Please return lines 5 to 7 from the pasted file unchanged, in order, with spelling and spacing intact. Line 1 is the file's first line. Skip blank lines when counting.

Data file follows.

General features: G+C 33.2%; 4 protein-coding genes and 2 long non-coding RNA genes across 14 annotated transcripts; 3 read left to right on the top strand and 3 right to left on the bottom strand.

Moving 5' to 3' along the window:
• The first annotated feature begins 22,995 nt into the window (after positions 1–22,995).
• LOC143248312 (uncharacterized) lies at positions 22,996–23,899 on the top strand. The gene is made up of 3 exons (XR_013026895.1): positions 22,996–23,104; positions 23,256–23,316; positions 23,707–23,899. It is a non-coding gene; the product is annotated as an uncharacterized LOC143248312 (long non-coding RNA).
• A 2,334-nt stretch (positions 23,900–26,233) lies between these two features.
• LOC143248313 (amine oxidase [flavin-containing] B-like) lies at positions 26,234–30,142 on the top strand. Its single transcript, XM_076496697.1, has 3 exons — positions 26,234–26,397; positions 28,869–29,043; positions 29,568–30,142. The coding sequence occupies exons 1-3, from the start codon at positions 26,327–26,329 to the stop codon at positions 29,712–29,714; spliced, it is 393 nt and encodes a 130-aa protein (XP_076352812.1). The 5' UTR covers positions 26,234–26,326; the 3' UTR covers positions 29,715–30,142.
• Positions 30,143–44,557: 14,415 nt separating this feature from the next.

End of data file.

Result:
• A 2,334-nt stretch (positions 23,900–26,233) lies between these two features.
• LOC143248313 (amine oxidase [flavin-containing] B-like) lies at positions 26,234–30,142 on the top strand. Its single transcript, XM_076496697.1, has 3 exons — positions 26,234–26,397; positions 28,869–29,043; positions 29,568–30,142. The coding sequence occupies exons 1-3, from the start codon at positions 26,327–26,329 to the stop codon at positions 29,712–29,714; spliced, it is 393 nt and encodes a 130-aa protein (XP_076352812.1). The 5' UTR covers positions 26,234–26,326; the 3' UTR covers positions 29,715–30,142.
• Positions 30,143–44,557: 14,415 nt separating this feature from the next.